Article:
According to the report, “On Any Given Night: Measuring Homelessness in Hamilton”, published by the Social Planning and Research Council of Hamilton, the two major contributors to homelessness are the lack of adequate income and the lack of affordable housing. Families or individuals may be homeless or at risk of becoming homeless for a number of reasons, including experiencing abuse or violence, losing a job, having an income too low to stay in suitable housing, experiencing food insecurity, suffering from mental or physical health conditions, experiencing discrimination by landlords, facing challenges with substance use, lack of appropriate support services and excessive housing costs.
Here in Hamilton, a city with one of the highest poverty rates in Ontario, at 1 in 5 people, the homelessness statistics speak for themselves. The SPRC estimates that the number of people accessing emergency shelters has more than doubled since 1995. On any given night, close to 400 men, women and children stay in emergency shelters. The social housing wait list has 4,258 active applications. About 22% of renter households spend more than 50% of their income on shelter, which puts them at serious risk of homelessness.
It is now commonly accepted that housing and health issues are directly related. Evidence shows that people who are homeless experience poorer health and shorter lives. Foot, skin and dental problems are common among the homeless population. Rates of chronic health conditions, such as cardiovascular and chronic respiratory problems are much higher than the general population. In a 2004 study on Health and Homelessness, over 1/3 of participants reported not having enough energy to get through the day, and eating only one meal a day. This is not surprising given that Hamilton’s food banks record an average of 15,000 visits per month. 27% of participants reported not having an Ontario Health Card. Finally, 24% reported a diagnosis of mental illness.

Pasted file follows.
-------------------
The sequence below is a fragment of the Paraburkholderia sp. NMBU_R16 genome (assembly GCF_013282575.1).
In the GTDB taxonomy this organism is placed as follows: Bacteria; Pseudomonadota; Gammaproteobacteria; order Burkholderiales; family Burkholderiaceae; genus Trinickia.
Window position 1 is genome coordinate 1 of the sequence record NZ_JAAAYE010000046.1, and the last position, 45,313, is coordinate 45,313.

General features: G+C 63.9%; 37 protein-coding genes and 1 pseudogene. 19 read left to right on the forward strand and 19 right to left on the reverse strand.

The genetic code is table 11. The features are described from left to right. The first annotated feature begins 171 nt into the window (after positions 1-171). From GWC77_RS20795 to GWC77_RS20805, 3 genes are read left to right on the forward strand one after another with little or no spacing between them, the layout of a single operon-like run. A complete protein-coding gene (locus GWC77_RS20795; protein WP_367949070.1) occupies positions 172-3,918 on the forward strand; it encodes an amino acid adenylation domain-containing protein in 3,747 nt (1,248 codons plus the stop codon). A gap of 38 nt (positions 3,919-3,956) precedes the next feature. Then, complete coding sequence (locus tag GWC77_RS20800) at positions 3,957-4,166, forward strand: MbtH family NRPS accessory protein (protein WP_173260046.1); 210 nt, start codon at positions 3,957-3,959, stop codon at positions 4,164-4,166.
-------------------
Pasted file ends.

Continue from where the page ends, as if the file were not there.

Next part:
Yet, despite this important health discrepancies, those living with homelessness often do not get adequate health care, due to the complexity of their health care needs and the lack of provision accessible health care services. This can be because of lack of coordination and continuity of health care services across sectors, such as acute care to community settings and lack of integration across health and social services.
And this is where the Shelter Health Network comes in. Hamilton’s Shelter Health Network aims to provide comprehensive care in the community that is accessible, integrated and multi-disciplinary. It offers continuity, quality and satisfaction to both clients and providers and focuses on health, promotion, independence and choice. Established in 2005, the Shelter Health Network is a collaboration of health care professionals and social services organizations working to provide services to those with unstable housing and complex health problems.
To give us a better idea of this innovative organization, we talked to Dr. Lori Regenstreif, Medical Director of the Shelter Health Network.